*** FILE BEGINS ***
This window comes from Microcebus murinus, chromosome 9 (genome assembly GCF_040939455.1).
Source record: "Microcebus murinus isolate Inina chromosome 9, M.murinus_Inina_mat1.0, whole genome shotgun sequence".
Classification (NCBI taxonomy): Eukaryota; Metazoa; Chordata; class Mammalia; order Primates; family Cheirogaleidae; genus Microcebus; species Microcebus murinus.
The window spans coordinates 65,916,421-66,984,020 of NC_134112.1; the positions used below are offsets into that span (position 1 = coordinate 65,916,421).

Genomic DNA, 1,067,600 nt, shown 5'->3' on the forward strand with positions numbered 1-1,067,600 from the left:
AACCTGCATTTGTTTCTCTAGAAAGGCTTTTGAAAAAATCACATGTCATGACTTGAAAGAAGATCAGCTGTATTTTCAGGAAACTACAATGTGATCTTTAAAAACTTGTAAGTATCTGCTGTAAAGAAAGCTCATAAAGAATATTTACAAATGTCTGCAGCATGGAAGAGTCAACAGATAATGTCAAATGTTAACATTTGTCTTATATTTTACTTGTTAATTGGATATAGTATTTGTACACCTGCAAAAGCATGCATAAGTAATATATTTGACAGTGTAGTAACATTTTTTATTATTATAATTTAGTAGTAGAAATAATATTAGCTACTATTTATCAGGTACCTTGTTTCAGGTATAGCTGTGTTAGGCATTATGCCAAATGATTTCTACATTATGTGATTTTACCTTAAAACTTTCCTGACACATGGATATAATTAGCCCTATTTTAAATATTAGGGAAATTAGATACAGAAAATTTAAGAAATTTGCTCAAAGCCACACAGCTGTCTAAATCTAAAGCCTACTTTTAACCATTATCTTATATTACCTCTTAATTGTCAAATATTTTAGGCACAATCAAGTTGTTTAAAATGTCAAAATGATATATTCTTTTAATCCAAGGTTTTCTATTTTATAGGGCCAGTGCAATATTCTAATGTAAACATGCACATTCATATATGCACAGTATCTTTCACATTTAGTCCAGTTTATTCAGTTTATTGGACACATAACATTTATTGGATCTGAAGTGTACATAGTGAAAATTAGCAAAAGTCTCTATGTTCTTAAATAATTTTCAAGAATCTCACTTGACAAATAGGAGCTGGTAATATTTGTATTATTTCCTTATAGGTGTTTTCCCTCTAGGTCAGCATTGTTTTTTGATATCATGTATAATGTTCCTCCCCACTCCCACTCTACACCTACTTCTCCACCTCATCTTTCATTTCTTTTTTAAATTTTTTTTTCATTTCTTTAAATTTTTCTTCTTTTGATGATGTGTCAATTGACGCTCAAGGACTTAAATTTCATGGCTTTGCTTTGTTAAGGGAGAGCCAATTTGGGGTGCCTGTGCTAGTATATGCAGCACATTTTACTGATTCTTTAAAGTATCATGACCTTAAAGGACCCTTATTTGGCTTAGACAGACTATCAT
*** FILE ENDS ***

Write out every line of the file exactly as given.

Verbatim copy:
This window comes from Microcebus murinus, chromosome 9 (genome assembly GCF_040939455.1).
Source record: "Microcebus murinus isolate Inina chromosome 9, M.murinus_Inina_mat1.0, whole genome shotgun sequence".
Classification (NCBI taxonomy): Eukaryota; Metazoa; Chordata; class Mammalia; order Primates; family Cheirogaleidae; genus Microcebus; species Microcebus murinus.
The window spans coordinates 65,916,421-66,984,020 of NC_134112.1; the positions used below are offsets into that span (position 1 = coordinate 65,916,421).

Genomic DNA, 1,067,600 nt, shown 5'->3' on the forward strand with positions numbered 1-1,067,600 from the left:
AACCTGCATTTGTTTCTCTAGAAAGGCTTTTGAAAAAATCACATGTCATGACTTGAAAGAAGATCAGCTGTATTTTCAGGAAACTACAATGTGATCTTTAAAAACTTGTAAGTATCTGCTGTAAAGAAAGCTCATAAAGAATATTTACAAATGTCTGCAGCATGGAAGAGTCAACAGATAATGTCAAATGTTAACATTTGTCTTATATTTTACTTGTTAATTGGATATAGTATTTGTACACCTGCAAAAGCATGCATAAGTAATATATTTGACAGTGTAGTAACATTTTTTATTATTATAATTTAGTAGTAGAAATAATATTAGCTACTATTTATCAGGTACCTTGTTTCAGGTATAGCTGTGTTAGGCATTATGCCAAATGATTTCTACATTATGTGATTTTACCTTAAAACTTTCCTGACACATGGATATAATTAGCCCTATTTTAAATATTAGGGAAATTAGATACAGAAAATTTAAGAAATTTGCTCAAAGCCACACAGCTGTCTAAATCTAAAGCCTACTTTTAACCATTATCTTATATTACCTCTTAATTGTCAAATATTTTAGGCACAATCAAGTTGTTTAAAATGTCAAAATGATATATTCTTTTAATCCAAGGTTTTCTATTTTATAGGGCCAGTGCAATATTCTAATGTAAACATGCACATTCATATATGCACAGTATCTTTCACATTTAGTCCAGTTTATTCAGTTTATTGGACACATAACATTTATTGGATCTGAAGTGTACATAGTGAAAATTAGCAAAAGTCTCTATGTTCTTAAATAATTTTCAAGAATCTCACTTGACAAATAGGAGCTGGTAATATTTGTATTATTTCCTTATAGGTGTTTTCCCTCTAGGTCAGCATTGTTTTTTGATATCATGTATAATGTTCCTCCCCACTCCCACTCTACACCTACTTCTCCACCTCATCTTTCATTTCTTTTTTAAATTTTTTTTTCATTTCTTTAAATTTTTCTTCTTTTGATGATGTGTCAATTGACGCTCAAGGACTTAAATTTCATGGCTTTGCTTTGTTAAGGGAGAGCCAATTTGGGGTGCCTGTGCTAGTATATGCAGCACATTTTACTGATTCTTTAAAGTATCATGACCTTAAAGGACCCTTATTTGGCTTAGACAGACTATCAT